When writing an essay, few moments are more brilliant than finally coming up with that sublime thesis or finding the ideal sources to build an argument on. In my case, forming the perfect thesis statement is a skill that has developed from years of practice and hours of staring at piles of research notes and scratch sheets. On the other hand, stumbling upon articles and primary documents that form the foundation of a good essay has been just that: a serendipitous find amidst hours of trolling through marginal information.
A search query on the Internet or in library catalogue comes up with a reasonable number of relevant results, but upon reading the abstract, introduction, or index, it is apparent that the book or article in question simply does not have the right information. Sound familiar? Of course! This is a common situation for researchers because computers do not yet have the ability to effectively search full texts and consistently come up with the best results. The critical analysis skills that people possess are still crucial for interpreting and bringing together bodies of text; therefore, it is pivotal that these skills continue to be nurtured by humanists.
Computers can identify themes but not necessarily a thesis; they can pick out text but cannot read subtext… yet. The shortcomings of current text-analysis tools should prompt researchers to add more descriptive mark-up to texts, whereby computers might be able to identify the more subtle elements in bodies of text. Programs that search for patterns within text already exist, and researchers are developing software that can identify sarcasm or humour in a dialogue. There is still a great deal of growth occurring that to make digital technology a more powerful tool for text analysis and scholarly research.
On the other hand, it is important (and perhaps a little reassuring) to realize that digital technology only aids critical analysis rather than replacing this process. For the past two weeks, we have been discussing technology that facilitates research. Pattern matching and visualization as well as using spiders to search through ever-growing databases offer sophisticated means for individuals to get answers to questions. The fact is though, that the bleary-eyed student, the amateur historian, the established academic, and the casual enthusiast all want quality results quickly. Is each person going through the same critical process, and if not, are the tools that are being created for all of them?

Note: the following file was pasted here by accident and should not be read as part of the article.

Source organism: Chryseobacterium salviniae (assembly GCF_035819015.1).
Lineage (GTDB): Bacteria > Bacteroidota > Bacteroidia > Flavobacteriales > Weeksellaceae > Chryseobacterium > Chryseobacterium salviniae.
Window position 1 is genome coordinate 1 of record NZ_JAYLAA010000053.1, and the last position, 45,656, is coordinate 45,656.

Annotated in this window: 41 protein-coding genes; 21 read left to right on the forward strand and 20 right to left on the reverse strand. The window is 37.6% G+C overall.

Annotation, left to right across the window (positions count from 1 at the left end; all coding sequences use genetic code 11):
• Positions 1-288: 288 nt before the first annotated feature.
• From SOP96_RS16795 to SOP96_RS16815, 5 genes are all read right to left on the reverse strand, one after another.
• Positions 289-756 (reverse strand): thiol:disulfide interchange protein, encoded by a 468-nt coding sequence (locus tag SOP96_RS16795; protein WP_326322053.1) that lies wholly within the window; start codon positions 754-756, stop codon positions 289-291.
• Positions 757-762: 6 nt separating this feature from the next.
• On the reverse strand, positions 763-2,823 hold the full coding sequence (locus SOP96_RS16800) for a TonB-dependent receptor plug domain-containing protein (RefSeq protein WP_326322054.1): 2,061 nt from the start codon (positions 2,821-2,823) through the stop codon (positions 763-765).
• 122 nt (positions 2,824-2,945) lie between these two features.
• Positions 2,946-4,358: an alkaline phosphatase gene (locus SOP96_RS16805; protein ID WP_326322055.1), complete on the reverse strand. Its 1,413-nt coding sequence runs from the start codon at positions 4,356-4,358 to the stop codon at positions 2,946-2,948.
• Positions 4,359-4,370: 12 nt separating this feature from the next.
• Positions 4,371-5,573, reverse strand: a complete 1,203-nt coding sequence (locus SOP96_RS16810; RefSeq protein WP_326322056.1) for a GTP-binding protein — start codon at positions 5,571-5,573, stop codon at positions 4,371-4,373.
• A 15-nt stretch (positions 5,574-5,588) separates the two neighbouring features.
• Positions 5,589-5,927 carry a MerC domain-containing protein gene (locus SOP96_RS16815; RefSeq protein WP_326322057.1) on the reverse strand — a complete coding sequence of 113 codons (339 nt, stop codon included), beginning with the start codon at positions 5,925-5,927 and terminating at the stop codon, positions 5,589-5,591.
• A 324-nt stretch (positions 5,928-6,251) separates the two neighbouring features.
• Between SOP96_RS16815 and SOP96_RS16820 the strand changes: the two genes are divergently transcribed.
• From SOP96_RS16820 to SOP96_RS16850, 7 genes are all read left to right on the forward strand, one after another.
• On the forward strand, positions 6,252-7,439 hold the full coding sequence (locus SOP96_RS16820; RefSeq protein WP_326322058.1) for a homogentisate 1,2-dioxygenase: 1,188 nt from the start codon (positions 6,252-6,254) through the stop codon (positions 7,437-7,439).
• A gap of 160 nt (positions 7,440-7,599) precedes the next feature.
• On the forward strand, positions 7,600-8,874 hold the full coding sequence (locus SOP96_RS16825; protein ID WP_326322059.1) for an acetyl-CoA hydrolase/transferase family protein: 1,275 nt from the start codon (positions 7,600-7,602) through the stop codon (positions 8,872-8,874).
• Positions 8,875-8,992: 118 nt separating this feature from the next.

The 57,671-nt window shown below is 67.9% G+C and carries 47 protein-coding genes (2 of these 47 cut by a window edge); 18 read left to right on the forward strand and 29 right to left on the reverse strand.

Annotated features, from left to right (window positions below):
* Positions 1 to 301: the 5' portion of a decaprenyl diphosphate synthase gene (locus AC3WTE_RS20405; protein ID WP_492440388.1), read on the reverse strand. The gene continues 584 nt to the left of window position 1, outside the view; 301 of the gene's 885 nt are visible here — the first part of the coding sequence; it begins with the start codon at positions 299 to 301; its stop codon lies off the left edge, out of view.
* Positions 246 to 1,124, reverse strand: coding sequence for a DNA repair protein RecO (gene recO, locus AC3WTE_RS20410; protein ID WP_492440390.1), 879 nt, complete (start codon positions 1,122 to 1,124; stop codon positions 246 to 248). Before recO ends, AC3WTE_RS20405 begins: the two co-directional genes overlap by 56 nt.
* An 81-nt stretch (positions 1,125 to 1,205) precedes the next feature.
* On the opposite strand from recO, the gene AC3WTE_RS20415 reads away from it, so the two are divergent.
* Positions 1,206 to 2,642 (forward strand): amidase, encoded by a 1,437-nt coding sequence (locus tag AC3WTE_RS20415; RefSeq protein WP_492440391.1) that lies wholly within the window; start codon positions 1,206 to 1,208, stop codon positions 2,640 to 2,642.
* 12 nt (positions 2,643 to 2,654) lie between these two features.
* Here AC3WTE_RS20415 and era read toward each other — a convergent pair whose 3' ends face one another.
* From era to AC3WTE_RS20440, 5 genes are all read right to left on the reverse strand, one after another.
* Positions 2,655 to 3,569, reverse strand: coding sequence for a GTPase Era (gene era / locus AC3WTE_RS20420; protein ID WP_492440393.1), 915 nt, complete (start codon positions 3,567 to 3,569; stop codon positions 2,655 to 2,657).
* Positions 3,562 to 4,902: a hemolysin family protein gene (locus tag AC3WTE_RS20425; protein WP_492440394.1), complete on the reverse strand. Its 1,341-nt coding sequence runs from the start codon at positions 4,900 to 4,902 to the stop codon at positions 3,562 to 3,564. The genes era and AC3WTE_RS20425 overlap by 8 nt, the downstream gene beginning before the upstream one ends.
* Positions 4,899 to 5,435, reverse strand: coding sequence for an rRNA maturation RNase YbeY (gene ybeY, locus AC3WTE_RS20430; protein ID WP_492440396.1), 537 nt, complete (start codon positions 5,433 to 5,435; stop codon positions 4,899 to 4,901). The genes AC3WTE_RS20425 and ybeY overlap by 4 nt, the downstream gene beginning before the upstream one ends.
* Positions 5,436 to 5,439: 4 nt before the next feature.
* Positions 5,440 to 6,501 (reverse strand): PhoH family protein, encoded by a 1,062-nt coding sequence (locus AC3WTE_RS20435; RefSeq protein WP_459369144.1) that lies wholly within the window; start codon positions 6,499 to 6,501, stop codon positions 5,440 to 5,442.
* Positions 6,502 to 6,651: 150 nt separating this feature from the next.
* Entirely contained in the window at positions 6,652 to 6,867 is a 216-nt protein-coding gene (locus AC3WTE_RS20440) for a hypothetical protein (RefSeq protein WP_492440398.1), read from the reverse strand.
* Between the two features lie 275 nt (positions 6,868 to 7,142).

The digital tools that are being developed to facilitate research are for people who want an answer to a question. Experienced researchers want tools that can search through massive databases and aggregate and organize large bodies of information, and it seems that technological advances favour their work. If digital humanists ignore the other individuals needing quality tools to perform digital research though, they might be discouraging these budding researchers from practicing analytic skills. By making research tools available to researchers other than academics and making these tools accessible by explaining how these tools aid in doing research, digital humanists are not only democratizing the resources used for research but also encouraging the process of critical thinking itself.
As computers learn to how to do a better job of searching for and collecting data, individuals outside of academia will want to take advantage of improved access to information. Although (Or perhaps because) not everybody will go beyond the single-box search, digital humanists should be intentional in their efforts to promote critical analysis among members of the computer-using public. The availability of sophisticated digital research aids encourages critical thinking by making people aware that the single-box search is not the be-all-and-end-all of digital research. By using more specific search techniques, discovering that ideal source might feel less like rummaging and more like the result of practice and skill. Brilliant!